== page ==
Apple designs the "A series" chipsets that power the iPhone, but since the company is "fabless" and doesn't own the facilities to manufacture its chips, the company turns to Taiwan Semiconductor Manufacturing Company (TSMC) to produce its integrated circuits. TSMC is the largest independent foundry in the world and Apple is its biggest customer. TSMC also churns out chips for Huawei, Qualcomm, and many other chip designers.
UPDATE: As pointed out by one of our readers, the 10,000 additional chips that Apple has ordered after Huawei's cancellation could refer to chip dies. The original source mentioned 10,000 chips but something might have been lost in translation. It makes more sense to believe that 10,000 chip dies are involved since that could actually be used to produce as many as 6-8 million 5nm A14 Bionic chips.
The current chips used to power iOS and Android handsets are made using the 7nm process node. This measures the number of transistors that fit inside a specified space. The 7nm A13 Bionic has 8.5 billion transistors inside. The A14 Bionic will use TSMC's new 5nm process allowing 15 billion transistors to be packed inside each chip; this is important because the more transistors that fit inside a chip, the more powerful and energy efficient it is. 5nm chips will have a transistor density of 171.3 million transistors per square millimeter, an 84% improvement from the currently used 7nm chips.
Apple snaps ups production slots for 10,000 5nm chipsets from TSMC that Huawei canceled
So the bottom line is that the Apple iPhone 12 series could be the first smartphones to use a 5nm SoC. And according to IT Home, Apple has ordered an additional 10,000 5nm chipsets for the calendar fourth quarter; considering the process node and the delivery time frame, these are probably additional A14 Bionic chipsets for the iPhone 12 line.
TSMC has been out of available production slots thanks to heavy demand. In fact, business has been so good that you could be excused for thinking that TSMC stood for Toilet Supplies Manufactured for COVID-19. And the only reason that TSMC is able to produce the 10,000 additional A14 Bionic chips for Apple is because Huawei canceled an order for 10,000 5nm chips. While neither TSMC nor Huawei has gone into details about this order, the foundry is expected to produce Huawei's Kirin 1012 SoC later this year using the 5nm process. The component has yet to be announced, but it reportedly would be the successor to the 7nm Kirin 990 5G that is being employed on the manufacturer's new P40 series and would debut on the Mate 40 line later this year.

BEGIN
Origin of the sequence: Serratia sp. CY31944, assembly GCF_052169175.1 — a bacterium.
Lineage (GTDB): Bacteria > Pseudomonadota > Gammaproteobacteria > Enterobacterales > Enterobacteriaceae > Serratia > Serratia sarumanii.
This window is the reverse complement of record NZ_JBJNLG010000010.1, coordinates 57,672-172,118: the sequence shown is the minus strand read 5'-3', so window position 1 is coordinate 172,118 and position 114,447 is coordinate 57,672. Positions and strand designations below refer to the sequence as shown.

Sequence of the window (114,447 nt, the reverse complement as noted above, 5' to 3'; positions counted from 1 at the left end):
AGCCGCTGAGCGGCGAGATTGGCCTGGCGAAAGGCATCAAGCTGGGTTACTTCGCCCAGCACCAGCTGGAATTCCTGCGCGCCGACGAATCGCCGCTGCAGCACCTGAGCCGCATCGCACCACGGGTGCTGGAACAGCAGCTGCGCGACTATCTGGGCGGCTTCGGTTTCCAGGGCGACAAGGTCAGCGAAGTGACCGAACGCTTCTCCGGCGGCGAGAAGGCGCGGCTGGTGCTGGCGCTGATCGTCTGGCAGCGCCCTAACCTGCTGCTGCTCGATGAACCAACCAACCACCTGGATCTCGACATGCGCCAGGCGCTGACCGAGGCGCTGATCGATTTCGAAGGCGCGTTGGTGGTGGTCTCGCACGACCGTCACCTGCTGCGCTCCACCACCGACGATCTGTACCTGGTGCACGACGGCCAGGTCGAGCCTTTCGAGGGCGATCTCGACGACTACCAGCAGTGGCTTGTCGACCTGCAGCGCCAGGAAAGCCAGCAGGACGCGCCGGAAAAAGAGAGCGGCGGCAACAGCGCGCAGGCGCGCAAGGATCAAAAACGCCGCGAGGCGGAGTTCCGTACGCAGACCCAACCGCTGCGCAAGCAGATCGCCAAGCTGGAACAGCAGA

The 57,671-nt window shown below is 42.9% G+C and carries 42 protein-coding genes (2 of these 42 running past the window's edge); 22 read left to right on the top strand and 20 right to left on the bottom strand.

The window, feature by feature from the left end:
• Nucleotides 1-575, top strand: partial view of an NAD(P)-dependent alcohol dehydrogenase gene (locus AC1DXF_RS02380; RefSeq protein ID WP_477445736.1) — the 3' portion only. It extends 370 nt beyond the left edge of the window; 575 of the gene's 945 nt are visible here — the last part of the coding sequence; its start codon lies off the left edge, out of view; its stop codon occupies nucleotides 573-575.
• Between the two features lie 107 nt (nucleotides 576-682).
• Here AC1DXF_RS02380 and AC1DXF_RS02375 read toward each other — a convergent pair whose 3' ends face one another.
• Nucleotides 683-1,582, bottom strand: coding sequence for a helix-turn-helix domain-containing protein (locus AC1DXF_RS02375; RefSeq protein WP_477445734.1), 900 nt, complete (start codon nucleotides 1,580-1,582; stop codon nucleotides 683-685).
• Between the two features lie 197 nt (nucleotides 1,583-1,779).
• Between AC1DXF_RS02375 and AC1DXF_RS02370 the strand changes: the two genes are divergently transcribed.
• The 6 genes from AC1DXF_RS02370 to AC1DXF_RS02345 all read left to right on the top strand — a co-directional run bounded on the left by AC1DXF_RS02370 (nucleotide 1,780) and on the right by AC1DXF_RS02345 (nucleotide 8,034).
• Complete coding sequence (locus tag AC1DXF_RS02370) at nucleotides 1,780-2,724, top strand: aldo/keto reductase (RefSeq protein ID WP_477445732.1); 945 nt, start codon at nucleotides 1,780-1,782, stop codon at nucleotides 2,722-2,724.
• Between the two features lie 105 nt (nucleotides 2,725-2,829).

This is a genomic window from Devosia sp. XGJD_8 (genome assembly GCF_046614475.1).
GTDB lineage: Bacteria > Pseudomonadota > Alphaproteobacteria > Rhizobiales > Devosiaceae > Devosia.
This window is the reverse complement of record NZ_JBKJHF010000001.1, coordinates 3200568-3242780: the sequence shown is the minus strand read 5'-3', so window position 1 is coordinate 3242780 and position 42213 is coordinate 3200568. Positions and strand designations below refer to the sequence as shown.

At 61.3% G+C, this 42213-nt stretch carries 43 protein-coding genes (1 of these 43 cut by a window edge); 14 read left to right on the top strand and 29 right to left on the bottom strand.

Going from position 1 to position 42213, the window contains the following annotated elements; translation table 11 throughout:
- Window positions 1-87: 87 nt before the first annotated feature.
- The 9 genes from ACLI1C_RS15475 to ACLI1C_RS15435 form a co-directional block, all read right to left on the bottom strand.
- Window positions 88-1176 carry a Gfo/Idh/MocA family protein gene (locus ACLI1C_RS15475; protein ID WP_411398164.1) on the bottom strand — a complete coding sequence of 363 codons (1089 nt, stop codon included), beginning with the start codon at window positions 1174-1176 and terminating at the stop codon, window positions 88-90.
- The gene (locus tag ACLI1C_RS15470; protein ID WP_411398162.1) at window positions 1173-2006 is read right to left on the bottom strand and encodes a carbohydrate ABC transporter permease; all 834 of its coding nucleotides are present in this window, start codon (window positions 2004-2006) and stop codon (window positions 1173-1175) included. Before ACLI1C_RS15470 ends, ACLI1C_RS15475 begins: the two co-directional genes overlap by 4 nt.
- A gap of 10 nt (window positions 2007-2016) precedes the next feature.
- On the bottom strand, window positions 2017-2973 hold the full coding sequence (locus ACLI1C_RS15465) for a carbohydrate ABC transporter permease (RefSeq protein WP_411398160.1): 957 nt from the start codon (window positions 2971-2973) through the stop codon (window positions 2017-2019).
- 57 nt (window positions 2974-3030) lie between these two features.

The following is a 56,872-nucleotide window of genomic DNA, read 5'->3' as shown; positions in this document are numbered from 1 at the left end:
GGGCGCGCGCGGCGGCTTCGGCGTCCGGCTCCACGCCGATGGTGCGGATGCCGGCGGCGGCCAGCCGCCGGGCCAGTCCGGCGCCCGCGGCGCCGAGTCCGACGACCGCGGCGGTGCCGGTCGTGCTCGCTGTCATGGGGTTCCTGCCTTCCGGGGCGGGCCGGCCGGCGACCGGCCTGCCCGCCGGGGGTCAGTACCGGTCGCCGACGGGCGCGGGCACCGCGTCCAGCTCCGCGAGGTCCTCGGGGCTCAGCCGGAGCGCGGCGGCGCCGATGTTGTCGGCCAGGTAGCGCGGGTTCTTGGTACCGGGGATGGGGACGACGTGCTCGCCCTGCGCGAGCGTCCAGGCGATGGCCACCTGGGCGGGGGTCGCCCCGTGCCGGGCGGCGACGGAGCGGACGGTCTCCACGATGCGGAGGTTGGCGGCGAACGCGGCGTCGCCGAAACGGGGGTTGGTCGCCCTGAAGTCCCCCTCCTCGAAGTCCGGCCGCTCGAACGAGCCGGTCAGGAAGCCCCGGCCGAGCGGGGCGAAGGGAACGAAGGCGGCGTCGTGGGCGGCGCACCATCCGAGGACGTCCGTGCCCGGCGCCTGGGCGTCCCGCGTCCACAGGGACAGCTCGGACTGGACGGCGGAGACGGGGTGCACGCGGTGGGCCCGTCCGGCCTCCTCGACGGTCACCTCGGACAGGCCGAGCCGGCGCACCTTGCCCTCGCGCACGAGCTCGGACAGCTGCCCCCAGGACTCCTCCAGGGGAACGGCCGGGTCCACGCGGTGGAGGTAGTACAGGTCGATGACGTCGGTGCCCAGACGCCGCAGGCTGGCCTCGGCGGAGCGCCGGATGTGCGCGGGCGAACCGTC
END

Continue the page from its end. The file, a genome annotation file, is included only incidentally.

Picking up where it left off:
With TSMC production slots in great demand, why would Huawei decide to let 10,000 chips go? Huawei might have cut the order because it expects that the combination of the coronavirus crisis and the company's continued placement on the entity list will have a negative impact on demand. The manufacturer is still unable to access its U.S. supply chain and the Trump administration is trying to make things worse. Under the Foreign Direct Product Rule, the U.S. has the right to control the export of foreign products, like Huawei's Kirin chipsets, that contain 25% or more U.S.-origin content by value. But if that threshold is reduced to 10% as the White House wants, the U.S. government will be able to really shut off Huawei's access to major smartphone components.
Not only is TSMC's 5nm production booked through the end of the year, it's 7nm production is also all accounted for through 2020. The foundry says that despite all of the problems that COVID-19 has created, TSMC is on track as far as its 5nm process node is concerned. While the company will produce Apple's 5nm A14 Bionic chipset and Huawei's 5nm Kirin 1012 SoC, it will also be manufacturing the 5nm Qualcomm Snapdragon 875 Mobile Platform. The latter will be employed on most high-end and flagship Android handsets in 2021.
TSMC has already started construction of the production facilities it will use to create 3nm chips starting in 2023; the facilities will cost TSMC a reported $19.5 billion to build.